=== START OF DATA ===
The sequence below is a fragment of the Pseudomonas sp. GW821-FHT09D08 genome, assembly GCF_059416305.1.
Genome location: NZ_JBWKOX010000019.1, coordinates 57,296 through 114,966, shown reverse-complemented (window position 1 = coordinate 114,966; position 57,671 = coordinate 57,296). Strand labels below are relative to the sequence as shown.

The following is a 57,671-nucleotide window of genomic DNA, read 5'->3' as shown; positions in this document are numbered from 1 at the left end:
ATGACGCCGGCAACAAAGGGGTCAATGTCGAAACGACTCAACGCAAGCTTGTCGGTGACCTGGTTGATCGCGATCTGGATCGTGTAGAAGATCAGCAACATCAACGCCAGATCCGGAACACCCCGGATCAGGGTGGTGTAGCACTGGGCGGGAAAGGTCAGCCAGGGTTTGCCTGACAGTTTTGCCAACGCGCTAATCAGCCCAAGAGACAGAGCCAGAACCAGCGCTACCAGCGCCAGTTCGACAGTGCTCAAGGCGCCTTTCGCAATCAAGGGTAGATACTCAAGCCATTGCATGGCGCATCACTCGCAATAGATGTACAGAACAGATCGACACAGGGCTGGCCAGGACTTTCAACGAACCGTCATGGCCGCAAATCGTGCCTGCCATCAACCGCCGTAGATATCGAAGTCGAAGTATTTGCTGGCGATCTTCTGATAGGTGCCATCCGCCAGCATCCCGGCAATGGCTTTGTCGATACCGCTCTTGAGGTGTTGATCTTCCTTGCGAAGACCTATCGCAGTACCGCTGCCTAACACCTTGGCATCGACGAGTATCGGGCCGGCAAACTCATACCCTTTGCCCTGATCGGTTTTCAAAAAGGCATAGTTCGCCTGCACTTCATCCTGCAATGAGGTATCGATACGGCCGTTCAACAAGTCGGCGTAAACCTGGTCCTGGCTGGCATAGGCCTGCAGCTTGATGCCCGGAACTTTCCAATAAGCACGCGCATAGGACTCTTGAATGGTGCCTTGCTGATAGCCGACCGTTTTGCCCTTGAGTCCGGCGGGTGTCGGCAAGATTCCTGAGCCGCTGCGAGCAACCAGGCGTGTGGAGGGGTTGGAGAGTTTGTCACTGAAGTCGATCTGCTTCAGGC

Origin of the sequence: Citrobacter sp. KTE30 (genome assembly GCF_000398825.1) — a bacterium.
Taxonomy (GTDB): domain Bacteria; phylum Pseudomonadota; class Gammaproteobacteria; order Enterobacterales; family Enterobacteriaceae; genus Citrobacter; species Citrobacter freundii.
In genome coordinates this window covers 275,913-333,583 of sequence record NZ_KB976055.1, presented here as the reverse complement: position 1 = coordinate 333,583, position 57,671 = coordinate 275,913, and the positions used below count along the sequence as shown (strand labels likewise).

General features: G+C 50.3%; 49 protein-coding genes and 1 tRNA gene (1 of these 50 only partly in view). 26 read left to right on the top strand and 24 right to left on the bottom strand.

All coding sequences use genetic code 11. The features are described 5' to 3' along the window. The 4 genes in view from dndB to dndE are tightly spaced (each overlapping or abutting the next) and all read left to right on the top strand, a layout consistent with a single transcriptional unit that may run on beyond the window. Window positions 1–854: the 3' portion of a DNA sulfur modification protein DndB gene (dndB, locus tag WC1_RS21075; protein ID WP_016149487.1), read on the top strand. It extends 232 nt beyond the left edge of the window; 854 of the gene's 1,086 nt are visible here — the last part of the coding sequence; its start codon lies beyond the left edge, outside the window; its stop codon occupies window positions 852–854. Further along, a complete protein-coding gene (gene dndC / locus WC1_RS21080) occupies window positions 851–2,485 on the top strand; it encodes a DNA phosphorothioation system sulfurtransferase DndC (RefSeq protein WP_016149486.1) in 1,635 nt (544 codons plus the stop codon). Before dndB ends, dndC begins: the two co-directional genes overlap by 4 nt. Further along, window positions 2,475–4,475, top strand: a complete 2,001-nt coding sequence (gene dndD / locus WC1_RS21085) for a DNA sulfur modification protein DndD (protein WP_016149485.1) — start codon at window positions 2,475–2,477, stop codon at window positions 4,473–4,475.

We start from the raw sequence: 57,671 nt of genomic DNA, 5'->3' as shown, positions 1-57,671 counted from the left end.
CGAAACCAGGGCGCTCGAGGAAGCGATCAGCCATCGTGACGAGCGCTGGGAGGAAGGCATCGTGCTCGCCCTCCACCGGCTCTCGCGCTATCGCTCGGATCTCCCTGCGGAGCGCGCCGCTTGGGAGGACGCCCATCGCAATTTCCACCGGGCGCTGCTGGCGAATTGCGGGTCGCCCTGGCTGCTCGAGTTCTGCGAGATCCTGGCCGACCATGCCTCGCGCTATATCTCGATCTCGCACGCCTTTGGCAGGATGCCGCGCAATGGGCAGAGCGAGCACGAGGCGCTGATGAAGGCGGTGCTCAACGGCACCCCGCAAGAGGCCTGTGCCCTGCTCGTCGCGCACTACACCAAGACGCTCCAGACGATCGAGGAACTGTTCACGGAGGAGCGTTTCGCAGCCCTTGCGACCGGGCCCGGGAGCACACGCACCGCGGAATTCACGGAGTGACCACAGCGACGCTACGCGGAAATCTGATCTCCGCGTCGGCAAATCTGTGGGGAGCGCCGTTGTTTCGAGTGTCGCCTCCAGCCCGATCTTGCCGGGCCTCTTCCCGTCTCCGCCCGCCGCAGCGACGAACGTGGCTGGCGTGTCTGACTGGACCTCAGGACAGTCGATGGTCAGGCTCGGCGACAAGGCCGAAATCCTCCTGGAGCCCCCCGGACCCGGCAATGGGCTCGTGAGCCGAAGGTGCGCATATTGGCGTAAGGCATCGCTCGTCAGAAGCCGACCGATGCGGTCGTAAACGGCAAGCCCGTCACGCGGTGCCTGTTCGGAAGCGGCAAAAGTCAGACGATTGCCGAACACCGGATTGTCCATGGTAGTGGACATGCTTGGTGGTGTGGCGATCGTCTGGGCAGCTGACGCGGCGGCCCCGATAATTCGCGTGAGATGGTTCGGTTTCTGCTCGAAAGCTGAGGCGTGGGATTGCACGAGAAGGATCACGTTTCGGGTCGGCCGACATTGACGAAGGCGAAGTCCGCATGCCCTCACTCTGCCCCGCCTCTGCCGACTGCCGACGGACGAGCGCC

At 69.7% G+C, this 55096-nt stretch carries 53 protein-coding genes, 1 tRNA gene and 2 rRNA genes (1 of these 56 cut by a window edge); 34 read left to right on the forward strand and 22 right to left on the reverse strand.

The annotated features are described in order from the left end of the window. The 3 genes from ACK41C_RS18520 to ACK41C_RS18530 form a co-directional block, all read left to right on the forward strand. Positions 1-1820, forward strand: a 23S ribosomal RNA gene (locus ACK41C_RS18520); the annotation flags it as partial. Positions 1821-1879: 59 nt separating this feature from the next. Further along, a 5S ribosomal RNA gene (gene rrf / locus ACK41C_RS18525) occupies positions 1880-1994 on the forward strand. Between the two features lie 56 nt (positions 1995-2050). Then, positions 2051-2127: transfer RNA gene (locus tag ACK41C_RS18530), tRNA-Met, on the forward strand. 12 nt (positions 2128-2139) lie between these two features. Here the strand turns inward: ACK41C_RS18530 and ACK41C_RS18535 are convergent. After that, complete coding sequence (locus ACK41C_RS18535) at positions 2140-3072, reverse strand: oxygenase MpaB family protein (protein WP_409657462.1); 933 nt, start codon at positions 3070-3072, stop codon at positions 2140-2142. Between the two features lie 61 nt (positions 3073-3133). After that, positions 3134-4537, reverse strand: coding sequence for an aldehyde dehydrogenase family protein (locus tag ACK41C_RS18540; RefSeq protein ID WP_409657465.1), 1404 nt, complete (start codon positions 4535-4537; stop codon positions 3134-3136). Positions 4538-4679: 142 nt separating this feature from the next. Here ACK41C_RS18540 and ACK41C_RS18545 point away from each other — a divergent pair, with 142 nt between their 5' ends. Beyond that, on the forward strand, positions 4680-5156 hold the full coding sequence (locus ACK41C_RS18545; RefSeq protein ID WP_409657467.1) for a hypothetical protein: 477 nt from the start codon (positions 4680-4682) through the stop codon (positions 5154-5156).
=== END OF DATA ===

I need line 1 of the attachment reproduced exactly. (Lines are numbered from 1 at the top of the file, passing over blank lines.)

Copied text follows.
The sequence below is a fragment of the Pseudomonas sp. GW821-FHT09D08 genome, assembly GCF_059416305.1.